|The Bus Stop
Author: insomkneeack PM
..."The trees were gnarled, grey and dead, yet he couldn’t shake the feeling that they were watching him with hidden eyes, and whispering about him in silent voices." A boy...a sign...a dead world...waiting under an icy moon... read it, yoRated: Fiction K+ - English - Mystery/Spiritual - Words: 3,359 - Favs: 1 - Published: 02-28-10 - Status: Complete - id: 2780545
|A+ A- Full 3/4 1/2 Expand Tighten|
So, I originally wasn't planning to put this on FP, but, after a sudden influx of activity around my other fics, and people author alerting me, I decided to see how this was received.
Okay, so here's a little ficcy that I threw together this morning at, like, two AM to four AM. It was inspired by a drawing on deviantART. I was oddly entranced by this drawing, and then I suddenly had the urge to write something about it…this is what came of that urge.
Here's the link to that drawing (remove the spaces):
http :// . com/art /Merry- Christmas-to- Furipon-73550652
Uhh, warnings? None, really. I don't think I even cuss in this…O_o wow…
Oh, and some things definitely won't make sense until the end. ^__^
The Bus Stop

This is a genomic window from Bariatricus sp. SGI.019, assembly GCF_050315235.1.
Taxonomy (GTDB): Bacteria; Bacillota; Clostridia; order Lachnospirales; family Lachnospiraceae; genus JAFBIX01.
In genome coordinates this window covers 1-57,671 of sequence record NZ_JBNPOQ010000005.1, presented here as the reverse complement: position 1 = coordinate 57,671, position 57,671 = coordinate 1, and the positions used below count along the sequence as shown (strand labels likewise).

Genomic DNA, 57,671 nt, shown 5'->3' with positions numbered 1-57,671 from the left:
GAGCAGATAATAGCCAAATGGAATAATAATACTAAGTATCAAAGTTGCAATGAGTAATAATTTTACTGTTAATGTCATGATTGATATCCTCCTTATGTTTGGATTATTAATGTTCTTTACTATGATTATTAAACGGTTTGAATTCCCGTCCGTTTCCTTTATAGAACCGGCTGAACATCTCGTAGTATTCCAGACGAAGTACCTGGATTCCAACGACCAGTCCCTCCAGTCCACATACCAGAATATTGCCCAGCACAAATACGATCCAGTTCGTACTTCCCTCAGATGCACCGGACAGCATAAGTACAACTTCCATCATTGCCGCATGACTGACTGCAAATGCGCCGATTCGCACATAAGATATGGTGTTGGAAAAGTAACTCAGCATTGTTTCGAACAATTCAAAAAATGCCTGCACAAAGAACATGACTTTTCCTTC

The trees were gnarled, grey and dead, yet he couldn't shake the feeling that they were watching him with hidden eyes, and whispering about him in silent voices.
Of course, trees, whether they were alive or dead, couldn't see or speak, but August was willing to bet that the trees in this forest defied the laws of nature.
Overhead, in a clouded midnight sky, the full moon glowed, casting a shadow white as snow on the black forest, and reflecting off the dirtied, crippled sign beside him, and setting alight the milky fog that swirled lazily around him.
August sighed, scuffing the dirt with a booted toe, watching the moonlit-grey, cracked street for any signs of the bus he was waiting for, and idly scratching at his itchy throat.
He'd been standing at this stupid, decrepit bus stop for nearly two hours, waiting and waiting and waiting. Yet, no matter how long he waited, or how much he prayed to a god he didn't believe existed, the bus never showed.
Hell, nothing showed. The street the bus was supposed to come groaning down was as dead as the surrounding forest. The only sounds August had heard during his wait had been his own sighing, shifting, and the occasional soft gust of wind.
It was eerie, and entirely too disconcerting.
However, the old man had told August to stand at this bus stop and wait. The man with the beak-like nose, the beady, blind little eyes, and the giant wart on his bearded chin had told August to wait for as long as it took for the bus to arrive, and, if he did, he'd get to where he was going.